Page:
Recommendations and Best Practices for Maintaining a Positive Caller Reputation
Maintaining consumer trust in the voice communication channel is critical. Consumers expect to receive wanted and personalized communications, while being protected from spam and unwanted calls. This guide provides updated best practices for maintaining a positive caller reputation.
Why does caller reputation matter?
Throughout the industry, there are continued and increasing efforts to reduce unwanted calls to consumers. These efforts can often lead to calls being screened or blocked. This can make it difficult for your legitimate business calls to reach customers and get answered. Salesmsg has compiled a list of recommendations and best practices to maintain a positive caller reputation, minimize being blocked or flagged as spam, and improve answer rates.
Positive Caller Reputation Basic Do’s and Don’ts
Comply with all "Do Not Call" lists (e.g. https://www.donotcall.gov/ US Only), and other Telephone Consumer Protection Act (TCPA) Act 47 U.S.C. § 227 requirements (US Only).
Keep your calling list(s) up to date, and remove numbers that don’t connect.
Provide a number and/or contact information that called parties can use to report alleged violations.
Be consistent in your phone number usage
Avoid using the same telephone number for multiple purposes (i.e. marketing, surveys, and support callbacks). To help reduce the likelihood of your calls being categorized as spam, we recommend aligning the context and content of your calls over a specific phone number throughout the life of your campaign. Phone numbers that have been reassigned for other purposes should wait at least 45 days before being reintroduced in a new use case.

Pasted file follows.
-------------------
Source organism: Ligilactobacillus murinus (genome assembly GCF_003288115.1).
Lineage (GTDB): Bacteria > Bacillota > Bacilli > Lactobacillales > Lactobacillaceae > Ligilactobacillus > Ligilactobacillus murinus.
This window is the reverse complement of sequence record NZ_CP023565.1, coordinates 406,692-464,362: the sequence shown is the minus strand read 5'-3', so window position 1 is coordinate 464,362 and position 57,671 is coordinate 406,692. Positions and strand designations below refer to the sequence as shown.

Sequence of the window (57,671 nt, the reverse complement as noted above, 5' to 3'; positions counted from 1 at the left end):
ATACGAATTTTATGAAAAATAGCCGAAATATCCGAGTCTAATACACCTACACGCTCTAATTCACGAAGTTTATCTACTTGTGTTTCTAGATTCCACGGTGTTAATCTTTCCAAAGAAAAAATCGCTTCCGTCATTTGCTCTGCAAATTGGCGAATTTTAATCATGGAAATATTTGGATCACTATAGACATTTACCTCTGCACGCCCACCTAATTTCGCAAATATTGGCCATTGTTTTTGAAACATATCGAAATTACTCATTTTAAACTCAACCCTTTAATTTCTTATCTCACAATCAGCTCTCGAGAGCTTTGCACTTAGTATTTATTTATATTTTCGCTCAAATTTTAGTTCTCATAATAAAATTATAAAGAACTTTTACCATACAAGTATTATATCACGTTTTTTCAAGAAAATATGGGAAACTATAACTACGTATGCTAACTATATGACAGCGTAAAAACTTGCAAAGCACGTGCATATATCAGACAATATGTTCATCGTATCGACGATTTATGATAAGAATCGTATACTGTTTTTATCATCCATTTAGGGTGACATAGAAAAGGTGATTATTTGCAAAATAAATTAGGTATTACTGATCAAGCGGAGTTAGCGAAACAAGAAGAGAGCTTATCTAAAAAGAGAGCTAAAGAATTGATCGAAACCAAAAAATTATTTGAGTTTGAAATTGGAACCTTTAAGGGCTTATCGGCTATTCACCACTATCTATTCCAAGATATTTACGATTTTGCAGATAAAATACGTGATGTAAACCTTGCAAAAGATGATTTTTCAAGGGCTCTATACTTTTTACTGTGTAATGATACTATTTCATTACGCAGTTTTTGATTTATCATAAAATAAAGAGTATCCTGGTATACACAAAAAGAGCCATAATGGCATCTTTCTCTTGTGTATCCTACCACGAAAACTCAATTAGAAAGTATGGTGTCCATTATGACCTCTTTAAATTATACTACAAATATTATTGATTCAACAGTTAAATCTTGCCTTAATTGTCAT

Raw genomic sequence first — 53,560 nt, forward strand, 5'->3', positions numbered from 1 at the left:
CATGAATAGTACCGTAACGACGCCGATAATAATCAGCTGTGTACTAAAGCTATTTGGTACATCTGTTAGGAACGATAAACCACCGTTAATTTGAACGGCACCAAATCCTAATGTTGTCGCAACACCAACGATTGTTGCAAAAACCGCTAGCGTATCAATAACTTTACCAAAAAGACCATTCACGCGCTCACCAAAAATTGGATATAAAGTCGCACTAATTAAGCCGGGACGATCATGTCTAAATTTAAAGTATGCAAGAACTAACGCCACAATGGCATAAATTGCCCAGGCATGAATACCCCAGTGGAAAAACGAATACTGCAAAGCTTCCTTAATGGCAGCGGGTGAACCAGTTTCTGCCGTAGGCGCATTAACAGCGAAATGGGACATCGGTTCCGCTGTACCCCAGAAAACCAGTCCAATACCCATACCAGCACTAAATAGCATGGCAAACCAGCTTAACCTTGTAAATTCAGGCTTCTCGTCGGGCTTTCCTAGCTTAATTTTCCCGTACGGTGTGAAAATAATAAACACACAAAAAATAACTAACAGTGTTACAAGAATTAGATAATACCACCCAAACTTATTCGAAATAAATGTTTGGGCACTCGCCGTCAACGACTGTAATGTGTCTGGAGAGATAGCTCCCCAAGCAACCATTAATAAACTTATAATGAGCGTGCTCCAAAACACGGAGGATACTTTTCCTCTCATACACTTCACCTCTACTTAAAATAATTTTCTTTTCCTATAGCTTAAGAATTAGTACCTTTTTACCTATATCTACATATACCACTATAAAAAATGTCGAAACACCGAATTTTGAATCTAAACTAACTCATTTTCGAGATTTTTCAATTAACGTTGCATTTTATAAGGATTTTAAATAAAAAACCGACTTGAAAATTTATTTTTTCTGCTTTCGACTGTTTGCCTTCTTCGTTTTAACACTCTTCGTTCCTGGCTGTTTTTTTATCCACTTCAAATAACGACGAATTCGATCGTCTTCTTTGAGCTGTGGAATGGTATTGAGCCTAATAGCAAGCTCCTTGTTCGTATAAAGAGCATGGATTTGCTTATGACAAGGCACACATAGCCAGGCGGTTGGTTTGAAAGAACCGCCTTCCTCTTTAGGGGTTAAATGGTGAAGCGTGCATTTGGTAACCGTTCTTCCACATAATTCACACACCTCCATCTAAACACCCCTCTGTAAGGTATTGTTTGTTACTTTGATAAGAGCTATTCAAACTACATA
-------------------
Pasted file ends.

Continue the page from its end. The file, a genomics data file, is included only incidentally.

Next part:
Be consistent in your outbound call volume
If your use case allows it, attempt to maintain a regular traffic volume, without unusual spiking.
Gradually ramp-up new campaign call volume incrementally over time, and avoid going from zero to full volume in a short period of time..
Calls for legitimate business purposes should not be too frequent, or outside of common working hours. What is deemed too frequent varies by use case. For example, the Fair Debt Collection Practices Act notes that 8 calls to a recipient phone number within seven consecutive days is considered to be harassment and the caller can be fined. For some products/services customers can specify how many times they want to be contacted and their preferred contact channels.
Frequently Asked Questions
What can I do to reverse the Spam/Spam likely labels?
Follow these best practices & our guide on Shaken/Stir registration
Is this stuff mandatory?
Not necessarily, but adopting these best practices and registering for Shaken/Stir will go a long way in preventing false spam labeling.
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